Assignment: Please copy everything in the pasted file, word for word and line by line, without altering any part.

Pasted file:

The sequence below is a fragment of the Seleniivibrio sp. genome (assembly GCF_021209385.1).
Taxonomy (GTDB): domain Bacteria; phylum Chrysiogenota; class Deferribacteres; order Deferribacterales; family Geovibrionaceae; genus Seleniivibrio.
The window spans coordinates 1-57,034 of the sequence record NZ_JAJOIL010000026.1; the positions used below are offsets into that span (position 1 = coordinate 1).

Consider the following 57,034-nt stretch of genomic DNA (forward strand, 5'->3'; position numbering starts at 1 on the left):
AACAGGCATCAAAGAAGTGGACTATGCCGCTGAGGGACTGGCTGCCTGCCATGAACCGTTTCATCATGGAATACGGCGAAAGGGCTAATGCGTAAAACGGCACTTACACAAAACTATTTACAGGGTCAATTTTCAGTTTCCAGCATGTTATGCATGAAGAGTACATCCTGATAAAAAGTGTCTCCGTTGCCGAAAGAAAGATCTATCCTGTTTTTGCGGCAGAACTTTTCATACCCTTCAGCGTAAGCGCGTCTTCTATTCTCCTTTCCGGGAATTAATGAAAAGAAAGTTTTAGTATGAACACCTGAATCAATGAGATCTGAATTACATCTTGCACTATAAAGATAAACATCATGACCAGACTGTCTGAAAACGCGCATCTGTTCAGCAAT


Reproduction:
The sequence below is a fragment of the Seleniivibrio sp. genome (assembly GCF_021209385.1).
Taxonomy (GTDB): domain Bacteria; phylum Chrysiogenota; class Deferribacteres; order Deferribacterales; family Geovibrionaceae; genus Seleniivibrio.
The window spans coordinates 1-57,034 of the sequence record NZ_JAJOIL010000026.1; the positions used below are offsets into that span (position 1 = coordinate 1).

Consider the following 57,034-nt stretch of genomic DNA (forward strand, 5'->3'; position numbering starts at 1 on the left):
AACAGGCATCAAAGAAGTGGACTATGCCGCTGAGGGACTGGCTGCCTGCCATGAACCGTTTCATCATGGAATACGGCGAAAGGGCTAATGCGTAAAACGGCACTTACACAAAACTATTTACAGGGTCAATTTTCAGTTTCCAGCATGTTATGCATGAAGAGTACATCCTGATAAAAAGTGTCTCCGTTGCCGAAAGAAAGATCTATCCTGTTTTTGCGGCAGAACTTTTCATACCCTTCAGCGTAAGCGCGTCTTCTATTCTCCTTTCCGGGAATTAATGAAAAGAAAGTTTTAGTATGAACACCTGAATCAATGAGATCTGAATTACATCTTGCACTATAAAGATAAACATCATGACCAGACTGTCTGAAAACGCGCATCTGTTCAGCAAT